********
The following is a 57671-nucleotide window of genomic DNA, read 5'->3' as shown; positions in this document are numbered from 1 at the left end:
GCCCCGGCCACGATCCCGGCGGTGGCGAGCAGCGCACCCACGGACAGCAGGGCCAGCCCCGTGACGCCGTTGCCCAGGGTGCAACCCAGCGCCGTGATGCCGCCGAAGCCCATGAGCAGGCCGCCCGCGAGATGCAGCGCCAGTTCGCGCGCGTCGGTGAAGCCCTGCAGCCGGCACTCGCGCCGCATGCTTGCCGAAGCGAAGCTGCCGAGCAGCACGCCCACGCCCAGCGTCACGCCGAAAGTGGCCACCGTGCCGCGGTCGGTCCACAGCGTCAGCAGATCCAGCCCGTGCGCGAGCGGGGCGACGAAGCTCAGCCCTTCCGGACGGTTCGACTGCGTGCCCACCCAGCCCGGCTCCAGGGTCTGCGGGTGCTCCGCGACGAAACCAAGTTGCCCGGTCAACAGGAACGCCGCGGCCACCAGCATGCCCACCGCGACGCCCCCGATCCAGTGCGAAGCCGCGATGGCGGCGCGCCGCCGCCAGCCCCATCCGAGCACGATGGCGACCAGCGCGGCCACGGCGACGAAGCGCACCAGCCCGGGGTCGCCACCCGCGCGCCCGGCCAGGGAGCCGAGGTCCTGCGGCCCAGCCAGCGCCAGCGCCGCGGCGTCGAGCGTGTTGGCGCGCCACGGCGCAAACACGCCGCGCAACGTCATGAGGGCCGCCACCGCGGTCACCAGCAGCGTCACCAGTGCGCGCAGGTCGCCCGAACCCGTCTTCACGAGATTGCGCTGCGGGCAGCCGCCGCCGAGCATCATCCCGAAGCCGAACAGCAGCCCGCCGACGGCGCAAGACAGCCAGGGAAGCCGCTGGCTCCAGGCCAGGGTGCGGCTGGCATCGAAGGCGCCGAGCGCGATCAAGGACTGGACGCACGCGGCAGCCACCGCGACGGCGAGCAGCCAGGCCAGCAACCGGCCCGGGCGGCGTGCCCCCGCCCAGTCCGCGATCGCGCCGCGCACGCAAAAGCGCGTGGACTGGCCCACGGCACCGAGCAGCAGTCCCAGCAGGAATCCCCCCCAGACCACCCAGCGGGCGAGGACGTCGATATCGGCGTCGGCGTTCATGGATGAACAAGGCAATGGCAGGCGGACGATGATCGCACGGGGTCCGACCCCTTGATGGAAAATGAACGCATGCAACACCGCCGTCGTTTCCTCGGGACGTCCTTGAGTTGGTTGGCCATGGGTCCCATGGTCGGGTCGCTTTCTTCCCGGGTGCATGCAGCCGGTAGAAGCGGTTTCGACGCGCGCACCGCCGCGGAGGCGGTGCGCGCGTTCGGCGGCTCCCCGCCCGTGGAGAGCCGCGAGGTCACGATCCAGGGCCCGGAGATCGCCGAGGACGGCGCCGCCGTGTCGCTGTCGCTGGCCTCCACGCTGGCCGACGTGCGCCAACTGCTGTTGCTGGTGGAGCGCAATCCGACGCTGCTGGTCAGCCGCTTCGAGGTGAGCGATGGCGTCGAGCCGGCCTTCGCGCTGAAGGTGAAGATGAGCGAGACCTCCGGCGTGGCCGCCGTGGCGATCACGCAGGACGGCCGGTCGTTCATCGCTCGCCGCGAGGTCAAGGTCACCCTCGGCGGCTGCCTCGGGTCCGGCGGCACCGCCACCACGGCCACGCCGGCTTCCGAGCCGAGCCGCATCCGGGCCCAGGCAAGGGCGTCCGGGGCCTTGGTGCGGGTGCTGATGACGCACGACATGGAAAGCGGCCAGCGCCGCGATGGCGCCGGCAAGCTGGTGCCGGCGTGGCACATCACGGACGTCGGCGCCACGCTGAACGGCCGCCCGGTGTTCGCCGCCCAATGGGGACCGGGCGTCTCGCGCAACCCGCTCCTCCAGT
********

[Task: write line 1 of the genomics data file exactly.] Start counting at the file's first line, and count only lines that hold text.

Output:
The following is a 57671-nucleotide window of genomic DNA, read 5'->3' as shown; positions in this document are numbered from 1 at the left end: